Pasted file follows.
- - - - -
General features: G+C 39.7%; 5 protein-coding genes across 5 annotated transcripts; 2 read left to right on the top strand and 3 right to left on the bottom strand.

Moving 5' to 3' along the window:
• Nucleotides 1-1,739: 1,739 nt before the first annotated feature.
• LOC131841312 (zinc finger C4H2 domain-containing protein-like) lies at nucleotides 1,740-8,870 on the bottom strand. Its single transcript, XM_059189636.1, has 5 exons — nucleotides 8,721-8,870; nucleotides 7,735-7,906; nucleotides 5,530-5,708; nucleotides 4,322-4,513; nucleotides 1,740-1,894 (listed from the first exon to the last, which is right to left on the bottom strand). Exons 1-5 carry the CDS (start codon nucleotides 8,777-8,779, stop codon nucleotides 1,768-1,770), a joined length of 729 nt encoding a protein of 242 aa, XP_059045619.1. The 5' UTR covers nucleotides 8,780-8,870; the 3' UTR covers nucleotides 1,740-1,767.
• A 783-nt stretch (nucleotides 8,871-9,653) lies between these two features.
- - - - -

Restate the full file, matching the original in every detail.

General features: G+C 39.7%; 5 protein-coding genes across 5 annotated transcripts; 2 read left to right on the top strand and 3 right to left on the bottom strand.

Moving 5' to 3' along the window:
• Nucleotides 1-1,739: 1,739 nt before the first annotated feature.
• LOC131841312 (zinc finger C4H2 domain-containing protein-like) lies at nucleotides 1,740-8,870 on the bottom strand. Its single transcript, XM_059189636.1, has 5 exons — nucleotides 8,721-8,870; nucleotides 7,735-7,906; nucleotides 5,530-5,708; nucleotides 4,322-4,513; nucleotides 1,740-1,894 (listed from the first exon to the last, which is right to left on the bottom strand). Exons 1-5 carry the CDS (start codon nucleotides 8,777-8,779, stop codon nucleotides 1,768-1,770), a joined length of 729 nt encoding a protein of 242 aa, XP_059045619.1. The 5' UTR covers nucleotides 8,780-8,870; the 3' UTR covers nucleotides 1,740-1,767.
• A 783-nt stretch (nucleotides 8,871-9,653) lies between these two features.